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Alicia Rios and other food writers


Learning how to make cooking better
Claudia Roden Writer
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And this is the book that I tackled completely differently from the others. Because it was the influences on Spanish food. And the history of Spanish food. And I haven't got it in front of me. But I do have, how the aristocracy cooked. How the peasantry cooked. How the church cooked, because the church was the biggest influence on the food because they terrorised people. Because they were the inquisition. The inquisition lasted into the 20th Century, not against Jews. Against Jews it was until the 19th Century. And against Muslims. But against people who did not follow lent. Who ate meat during lent. Who did not follow all the religious things. And the church terrorised them. And they were punished. But in the 20th Century, I did see in a restaurant, in Rioja, they showed me a letter that they kept – two actually – in a frame. One was from the Tax Collector who wanted to know how much money the made, and how much they sold, in the way of food. He was looking at their thing. And he had to say they were all right with their taxes. But there was the inquisitor as well, who said that they abided, in the restaurant, abided the laws of Christianity, of lent, and of all the other things. So, I just realised, my God, it's still there, in this restaurant in Rioja. And that restaurant had been in Inn where people came by, and it was now... it was a big restaurant. And it was interesting because it was two restaurants. One had been the mother's restaurant, where she cooked all the local food. Exactly as she had learnt from her mother. And also from the people in the Inn. It was a family of the Inn. It was food for travellers.

But also her son had studied, I think with Feran, or with somebody, to do cutting edge avant-garde food. And he was doing it in his side of a different room, another big room. And I ate there as well. And he said that his mother had ignored him all the time. Didn't want to see what he was doing. But then he won an award. A prize, big prize. And people from America came because of that because they'd heard. And so, she suddenly realised his importance. But for me, what was interesting, the way also that she learnt from him. How to make things a bit better. How to deep fry a bit better. So, the old ways that they overoiled things, they had learnt. And she had learnt, and I learnt as well. I wasn't going to do the dishes the way they cooked a dish, a vegetable for 45 minutes. I wouldn't put all that oil, no. We don't need all that oil. So, I was learning from the chefs how to make things better, but keep the character, keep the thing, not change it.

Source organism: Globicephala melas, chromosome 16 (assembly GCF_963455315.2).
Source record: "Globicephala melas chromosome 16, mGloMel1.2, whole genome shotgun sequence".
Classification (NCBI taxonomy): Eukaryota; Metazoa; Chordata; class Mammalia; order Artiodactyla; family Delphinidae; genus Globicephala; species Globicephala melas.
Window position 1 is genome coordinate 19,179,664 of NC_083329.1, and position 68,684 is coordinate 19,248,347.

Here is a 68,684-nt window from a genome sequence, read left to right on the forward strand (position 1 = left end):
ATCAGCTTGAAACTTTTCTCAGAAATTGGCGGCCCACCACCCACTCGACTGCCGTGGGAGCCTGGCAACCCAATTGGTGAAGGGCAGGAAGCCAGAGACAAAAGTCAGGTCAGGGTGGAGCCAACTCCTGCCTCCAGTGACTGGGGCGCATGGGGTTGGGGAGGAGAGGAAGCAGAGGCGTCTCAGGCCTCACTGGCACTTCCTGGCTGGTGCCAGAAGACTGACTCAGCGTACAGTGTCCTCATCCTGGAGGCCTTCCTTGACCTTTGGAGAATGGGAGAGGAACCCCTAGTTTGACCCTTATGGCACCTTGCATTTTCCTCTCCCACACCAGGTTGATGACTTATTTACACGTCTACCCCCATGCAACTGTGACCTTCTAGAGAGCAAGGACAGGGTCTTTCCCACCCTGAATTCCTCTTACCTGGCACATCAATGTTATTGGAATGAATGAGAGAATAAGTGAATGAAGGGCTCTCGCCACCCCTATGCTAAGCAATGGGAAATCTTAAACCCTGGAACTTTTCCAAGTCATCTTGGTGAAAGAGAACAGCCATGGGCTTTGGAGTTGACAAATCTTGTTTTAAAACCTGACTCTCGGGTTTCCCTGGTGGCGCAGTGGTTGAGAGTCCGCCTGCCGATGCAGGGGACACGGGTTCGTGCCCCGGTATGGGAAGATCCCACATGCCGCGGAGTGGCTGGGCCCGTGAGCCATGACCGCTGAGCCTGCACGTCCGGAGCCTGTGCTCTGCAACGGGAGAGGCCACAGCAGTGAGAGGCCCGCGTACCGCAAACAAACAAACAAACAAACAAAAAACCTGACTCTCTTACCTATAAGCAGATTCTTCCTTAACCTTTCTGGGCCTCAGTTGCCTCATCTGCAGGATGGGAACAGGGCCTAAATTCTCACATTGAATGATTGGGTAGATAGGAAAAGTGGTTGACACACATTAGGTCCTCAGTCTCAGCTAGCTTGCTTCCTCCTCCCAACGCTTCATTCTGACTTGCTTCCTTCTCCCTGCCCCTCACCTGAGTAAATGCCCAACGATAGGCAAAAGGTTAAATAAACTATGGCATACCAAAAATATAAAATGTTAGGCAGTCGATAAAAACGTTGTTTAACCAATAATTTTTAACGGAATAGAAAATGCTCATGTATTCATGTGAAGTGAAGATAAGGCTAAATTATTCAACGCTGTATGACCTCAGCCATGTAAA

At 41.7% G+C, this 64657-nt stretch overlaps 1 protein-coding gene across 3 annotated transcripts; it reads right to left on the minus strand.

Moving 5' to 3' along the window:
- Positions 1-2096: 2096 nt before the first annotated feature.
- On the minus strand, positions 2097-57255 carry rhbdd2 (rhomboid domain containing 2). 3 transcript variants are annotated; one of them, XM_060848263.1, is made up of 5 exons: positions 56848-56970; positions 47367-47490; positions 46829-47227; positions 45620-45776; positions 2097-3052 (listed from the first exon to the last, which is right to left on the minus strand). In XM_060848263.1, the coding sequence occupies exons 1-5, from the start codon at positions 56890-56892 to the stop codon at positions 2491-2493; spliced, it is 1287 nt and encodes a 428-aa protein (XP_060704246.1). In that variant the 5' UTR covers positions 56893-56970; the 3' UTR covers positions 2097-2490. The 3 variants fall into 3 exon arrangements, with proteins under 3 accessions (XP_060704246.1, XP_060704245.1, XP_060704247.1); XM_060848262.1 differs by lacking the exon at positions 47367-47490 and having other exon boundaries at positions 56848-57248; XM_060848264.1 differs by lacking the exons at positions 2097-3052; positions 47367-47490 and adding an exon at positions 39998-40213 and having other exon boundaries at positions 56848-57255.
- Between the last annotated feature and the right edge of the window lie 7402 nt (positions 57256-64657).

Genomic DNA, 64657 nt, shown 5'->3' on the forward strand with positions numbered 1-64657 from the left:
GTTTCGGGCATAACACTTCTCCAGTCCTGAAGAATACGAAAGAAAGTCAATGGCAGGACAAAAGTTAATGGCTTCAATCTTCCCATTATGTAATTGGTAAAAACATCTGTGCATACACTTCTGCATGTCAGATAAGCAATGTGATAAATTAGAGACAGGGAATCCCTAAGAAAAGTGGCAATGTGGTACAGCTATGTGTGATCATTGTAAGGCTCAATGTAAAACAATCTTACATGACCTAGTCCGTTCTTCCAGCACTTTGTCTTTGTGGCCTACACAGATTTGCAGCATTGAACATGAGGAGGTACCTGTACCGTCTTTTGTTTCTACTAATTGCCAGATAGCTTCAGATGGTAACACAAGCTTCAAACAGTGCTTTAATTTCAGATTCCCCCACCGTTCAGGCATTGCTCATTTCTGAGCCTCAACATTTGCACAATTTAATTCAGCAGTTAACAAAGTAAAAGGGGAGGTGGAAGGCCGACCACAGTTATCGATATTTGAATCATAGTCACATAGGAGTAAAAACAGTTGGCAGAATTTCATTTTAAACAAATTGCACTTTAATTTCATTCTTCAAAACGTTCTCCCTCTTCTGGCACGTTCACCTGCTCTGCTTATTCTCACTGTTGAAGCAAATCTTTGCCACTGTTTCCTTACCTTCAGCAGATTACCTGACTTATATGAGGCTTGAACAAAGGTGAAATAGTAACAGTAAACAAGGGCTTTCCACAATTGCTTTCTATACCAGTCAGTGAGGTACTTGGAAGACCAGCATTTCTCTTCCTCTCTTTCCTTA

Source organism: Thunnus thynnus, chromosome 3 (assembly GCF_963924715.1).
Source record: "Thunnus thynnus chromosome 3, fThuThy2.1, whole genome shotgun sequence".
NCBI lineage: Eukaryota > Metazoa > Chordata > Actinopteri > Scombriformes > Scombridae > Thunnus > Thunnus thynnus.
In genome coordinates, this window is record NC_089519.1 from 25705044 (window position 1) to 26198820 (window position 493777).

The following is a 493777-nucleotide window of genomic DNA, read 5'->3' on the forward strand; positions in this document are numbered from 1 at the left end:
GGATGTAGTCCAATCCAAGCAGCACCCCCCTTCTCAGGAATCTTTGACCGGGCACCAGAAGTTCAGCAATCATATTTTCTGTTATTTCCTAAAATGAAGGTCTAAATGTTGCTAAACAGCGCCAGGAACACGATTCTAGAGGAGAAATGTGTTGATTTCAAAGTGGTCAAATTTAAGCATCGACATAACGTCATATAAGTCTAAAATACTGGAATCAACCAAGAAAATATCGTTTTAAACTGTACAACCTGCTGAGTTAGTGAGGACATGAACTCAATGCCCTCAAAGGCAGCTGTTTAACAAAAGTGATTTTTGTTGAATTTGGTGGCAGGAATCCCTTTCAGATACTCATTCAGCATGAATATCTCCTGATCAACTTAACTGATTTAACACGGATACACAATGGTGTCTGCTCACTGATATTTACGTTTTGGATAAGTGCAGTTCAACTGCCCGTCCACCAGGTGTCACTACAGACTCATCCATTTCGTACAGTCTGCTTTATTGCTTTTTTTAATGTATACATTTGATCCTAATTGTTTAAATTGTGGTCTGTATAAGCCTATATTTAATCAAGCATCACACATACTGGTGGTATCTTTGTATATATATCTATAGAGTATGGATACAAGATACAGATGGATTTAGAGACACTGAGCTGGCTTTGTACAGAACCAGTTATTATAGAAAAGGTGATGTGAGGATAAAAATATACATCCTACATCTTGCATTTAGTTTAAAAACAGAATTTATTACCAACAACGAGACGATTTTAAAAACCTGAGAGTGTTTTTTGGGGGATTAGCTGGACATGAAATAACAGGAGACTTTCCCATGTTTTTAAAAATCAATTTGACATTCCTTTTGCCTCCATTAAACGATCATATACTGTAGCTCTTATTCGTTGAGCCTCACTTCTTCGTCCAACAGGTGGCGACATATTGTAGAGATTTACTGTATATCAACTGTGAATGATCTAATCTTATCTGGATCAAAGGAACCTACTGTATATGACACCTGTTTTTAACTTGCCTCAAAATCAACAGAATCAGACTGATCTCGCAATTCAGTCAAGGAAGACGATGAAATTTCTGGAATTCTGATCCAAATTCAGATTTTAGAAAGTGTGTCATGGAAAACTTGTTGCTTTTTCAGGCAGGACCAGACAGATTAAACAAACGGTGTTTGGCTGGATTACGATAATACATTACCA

Claudia Roden (b. 1936) is an Egyptian-born British cookbook writer and cultural anthropologist of Sephardi/Mizrahi descent. She is best known as the author of Middle Eastern cookbooks including A Book of Middle Eastern Food, The New Book of Middle Eastern Food and The Book of Jewish Food.

Listeners: Nelly Wolman

Claudia Roden talking to her granddaughter Nelly Wolman about her life in food.

Tags: aristocracy, peasantry, cooking, inquisition, lent, church, chefs, avant-garde, learning

Duration: 4 minutes, 32 seconds

Date story recorded: September 2022

Date story went live: 04 December 2023